Make your Story

Making your story

Find out how you can tell your story in a way that captures your audience, whether you present ideas, products, your company or yourself. I' ve written my story and followed the practice of helping others to do the same. I' m here to help you love your story, whatever it is. What makes your storytelling more exciting and dynamic? Sell your story to the press.

Publisher & Storytelling Platform

Make media-rich tales. It' simple to embed mulitmedia - just by dragging & dropping picture, movie, sound, cards, embeddings and more. Fully manage how your homepage displays story and make items with topics and tagging searchable. Engage with topics, track artwork, menus, navigation features, and artwork so your reader can easily exchange them.

You can tell the whole story with videos and audio clips, slide shows, slides, instagram and Twitter embeddings. Slides work in both project and web pages: Giphy the page, add a chart to show where your company is, or show the latest installment of your Podcasts with SoundCloud embedding.

Combine and blend a wide range of cover art and topics to create the look that's right for your story. There is also the option to design your website with our story modules. Or update to use development utilities to adapt your way. Attract your audiences, whether in your web browsers, cell phone or eBooks.

If you want to monetise your contents, story for story, subscribe or place items behind a mobile payment wall. Surprisingly, authors, publishing houses, agents and organisations carry out astonishing works every fortnight.

Create your story on celebrises

Do you recall how you crossed your hands behind your back while making a pledge? But if your too young to just recall this just rely on me or Google) it was an underhand move but one that was recognised as a worthy game when it was successfully stripped. We can' t, as authors, just make a pledge without consequence.

It is our readers' duty to keep every pledge we make. Consider your letter as a relation between you and the readership. Do you want to gain the confidence of your readership? Fulfilling your commitments is one way of doing this. What kind of commitment am I speaking of?

Remember Chekhov's weapon? - The Dramatic Concept, which states that every item in a story must be necessary and should remove unrelevant items; items should not appear to make "false promises" by never being used. If, for example, you begin a story by showing a neglected aircraft engineer taking off without solving a serious aircraft issue, then you have just promised your reader that something will go awry with the aircraft, probably while it is in the sky.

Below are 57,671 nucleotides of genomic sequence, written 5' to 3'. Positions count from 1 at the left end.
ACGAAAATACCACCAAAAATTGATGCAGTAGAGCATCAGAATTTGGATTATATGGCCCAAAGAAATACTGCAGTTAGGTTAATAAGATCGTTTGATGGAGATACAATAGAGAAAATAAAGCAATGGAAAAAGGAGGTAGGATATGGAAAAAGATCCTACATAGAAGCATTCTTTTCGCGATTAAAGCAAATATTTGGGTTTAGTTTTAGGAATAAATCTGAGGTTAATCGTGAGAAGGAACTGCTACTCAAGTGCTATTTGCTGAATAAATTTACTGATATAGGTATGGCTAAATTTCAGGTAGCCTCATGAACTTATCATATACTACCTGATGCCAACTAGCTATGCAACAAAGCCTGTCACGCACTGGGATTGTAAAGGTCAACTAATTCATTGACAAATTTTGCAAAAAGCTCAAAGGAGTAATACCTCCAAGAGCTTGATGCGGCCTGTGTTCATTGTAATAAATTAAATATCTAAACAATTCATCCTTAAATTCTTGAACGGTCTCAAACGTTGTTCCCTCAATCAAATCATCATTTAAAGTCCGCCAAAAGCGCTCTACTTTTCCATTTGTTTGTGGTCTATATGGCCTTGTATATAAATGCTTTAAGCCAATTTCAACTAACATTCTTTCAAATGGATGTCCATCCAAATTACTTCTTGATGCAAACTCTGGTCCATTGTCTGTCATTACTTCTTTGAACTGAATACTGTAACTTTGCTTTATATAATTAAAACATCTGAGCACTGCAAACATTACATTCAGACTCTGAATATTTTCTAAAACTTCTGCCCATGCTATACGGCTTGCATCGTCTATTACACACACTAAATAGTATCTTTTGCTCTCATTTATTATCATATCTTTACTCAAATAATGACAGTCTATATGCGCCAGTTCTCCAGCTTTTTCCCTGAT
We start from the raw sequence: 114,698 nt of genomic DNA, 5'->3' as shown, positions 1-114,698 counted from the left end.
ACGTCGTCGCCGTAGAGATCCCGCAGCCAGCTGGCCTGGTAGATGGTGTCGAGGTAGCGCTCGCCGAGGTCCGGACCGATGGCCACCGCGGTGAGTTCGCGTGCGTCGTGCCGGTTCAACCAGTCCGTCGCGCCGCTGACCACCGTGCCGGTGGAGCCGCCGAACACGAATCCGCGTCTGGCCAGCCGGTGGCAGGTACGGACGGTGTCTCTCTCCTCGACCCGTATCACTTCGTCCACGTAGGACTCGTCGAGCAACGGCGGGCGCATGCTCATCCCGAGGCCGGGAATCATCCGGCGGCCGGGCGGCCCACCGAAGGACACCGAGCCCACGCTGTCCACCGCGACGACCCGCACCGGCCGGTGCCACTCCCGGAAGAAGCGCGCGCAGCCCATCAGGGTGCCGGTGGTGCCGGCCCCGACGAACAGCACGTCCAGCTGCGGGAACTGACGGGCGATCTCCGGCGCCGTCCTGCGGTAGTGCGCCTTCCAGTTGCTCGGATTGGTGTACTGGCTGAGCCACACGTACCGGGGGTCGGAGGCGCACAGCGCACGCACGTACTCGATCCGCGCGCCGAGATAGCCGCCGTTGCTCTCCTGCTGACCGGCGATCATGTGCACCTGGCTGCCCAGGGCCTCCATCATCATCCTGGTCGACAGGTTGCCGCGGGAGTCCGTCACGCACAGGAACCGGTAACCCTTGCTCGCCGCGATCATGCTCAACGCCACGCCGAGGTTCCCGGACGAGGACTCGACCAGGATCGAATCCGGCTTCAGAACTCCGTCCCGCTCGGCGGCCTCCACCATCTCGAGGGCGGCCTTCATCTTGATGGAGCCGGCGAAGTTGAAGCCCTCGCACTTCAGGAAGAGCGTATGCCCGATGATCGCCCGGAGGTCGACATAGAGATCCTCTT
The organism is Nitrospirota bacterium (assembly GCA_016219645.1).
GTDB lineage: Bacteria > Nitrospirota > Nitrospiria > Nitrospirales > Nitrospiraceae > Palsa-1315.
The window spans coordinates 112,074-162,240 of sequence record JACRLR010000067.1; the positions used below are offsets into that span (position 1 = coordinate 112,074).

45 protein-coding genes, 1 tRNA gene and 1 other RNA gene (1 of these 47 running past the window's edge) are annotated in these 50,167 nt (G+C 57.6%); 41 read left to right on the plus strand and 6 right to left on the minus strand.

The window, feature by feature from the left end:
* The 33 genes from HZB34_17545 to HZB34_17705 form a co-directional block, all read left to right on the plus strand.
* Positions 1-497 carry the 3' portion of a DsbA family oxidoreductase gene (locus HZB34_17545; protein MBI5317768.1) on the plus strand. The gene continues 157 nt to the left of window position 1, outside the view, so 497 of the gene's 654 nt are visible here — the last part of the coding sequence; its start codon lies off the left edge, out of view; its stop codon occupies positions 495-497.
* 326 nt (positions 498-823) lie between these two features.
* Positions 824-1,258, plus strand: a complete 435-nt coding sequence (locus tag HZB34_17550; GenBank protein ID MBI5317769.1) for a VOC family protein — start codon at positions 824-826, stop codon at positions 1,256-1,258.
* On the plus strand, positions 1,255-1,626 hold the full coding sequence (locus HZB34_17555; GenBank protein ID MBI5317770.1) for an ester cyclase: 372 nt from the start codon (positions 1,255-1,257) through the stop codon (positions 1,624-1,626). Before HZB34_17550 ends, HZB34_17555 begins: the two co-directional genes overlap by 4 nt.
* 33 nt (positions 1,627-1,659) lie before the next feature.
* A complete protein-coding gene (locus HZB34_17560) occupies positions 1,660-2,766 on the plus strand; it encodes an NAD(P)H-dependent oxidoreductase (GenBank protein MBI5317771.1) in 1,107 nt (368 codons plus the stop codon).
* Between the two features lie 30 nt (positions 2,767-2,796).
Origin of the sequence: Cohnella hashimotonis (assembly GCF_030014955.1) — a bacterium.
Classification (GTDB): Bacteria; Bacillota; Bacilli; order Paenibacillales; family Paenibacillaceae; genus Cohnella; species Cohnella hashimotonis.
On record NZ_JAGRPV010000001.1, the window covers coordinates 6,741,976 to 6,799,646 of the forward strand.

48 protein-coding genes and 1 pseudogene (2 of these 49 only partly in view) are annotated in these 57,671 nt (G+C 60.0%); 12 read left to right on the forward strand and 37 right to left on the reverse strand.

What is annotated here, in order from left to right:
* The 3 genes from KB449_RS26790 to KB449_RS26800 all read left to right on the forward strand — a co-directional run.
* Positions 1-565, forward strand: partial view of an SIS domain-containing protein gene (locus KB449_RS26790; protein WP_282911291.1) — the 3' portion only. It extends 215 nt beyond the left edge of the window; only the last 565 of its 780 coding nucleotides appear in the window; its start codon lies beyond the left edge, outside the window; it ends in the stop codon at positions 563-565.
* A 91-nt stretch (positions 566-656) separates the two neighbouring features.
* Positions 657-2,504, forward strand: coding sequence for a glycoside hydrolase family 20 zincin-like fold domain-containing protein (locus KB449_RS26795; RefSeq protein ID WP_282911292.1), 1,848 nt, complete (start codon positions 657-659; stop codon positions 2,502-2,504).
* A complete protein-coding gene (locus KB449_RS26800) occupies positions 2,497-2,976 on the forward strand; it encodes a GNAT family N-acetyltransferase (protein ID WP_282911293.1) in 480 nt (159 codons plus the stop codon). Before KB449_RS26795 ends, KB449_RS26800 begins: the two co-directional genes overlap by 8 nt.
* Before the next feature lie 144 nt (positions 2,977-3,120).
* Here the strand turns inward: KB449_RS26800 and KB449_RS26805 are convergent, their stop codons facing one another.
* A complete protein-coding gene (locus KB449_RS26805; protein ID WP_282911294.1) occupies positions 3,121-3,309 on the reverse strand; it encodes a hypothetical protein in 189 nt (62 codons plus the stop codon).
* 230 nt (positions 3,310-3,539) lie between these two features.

When nothing happens, you have just given your readership a sense of UN compliance, and that is not a good thing. Steven James says there are some ways authors have a tendency not to keep our pledges. Do you know the layout, a gal like a kid who likes another gal who likes blah blah blah blah..... the point is, if we put together a story like this just to make them all get along, one way to break a pledge that the characters' life would be full of excitement and playfulness and there's no in it.

Conflicts are the focus of every good story. Build-up excitement, show the real colours of a character and charge a story with a charge of abundant materials to form it into more corners. Imagine how dissappointing it would have been for the future if George McFly (Marty McFly's father) had never overcome his fear that he had never beaten the tyrant and gotten the maiden.

We' d have felt deprived of a vow. It' s quite possible that some of your character will not be changed. But when we pledge changes in a character (internal or external), we anticipate a new one. Do you recall General Hospitality? Two of the most remarkable actors on the show were Luke Spencer and Laura Webber Spencer.

The show was prevented from being cancelled by their actions alone. Recall Indiana Jone's Side Knuckle Short Round ( Jonathan Ke Quan') picture when he was dumped from the movie for no good cause, just gone point. What about Indiana herself, you know how he was afraid of beasts? There' s a part in Gillian Flynn's Gone Girl where she described herself as every man's imagination.

The reader is now ready for the big promises. I' d like to thank you for having read this story. Copy-and-publish your design in the on-line editors and review your vocabulary, phrase stream, superfluous words and more.

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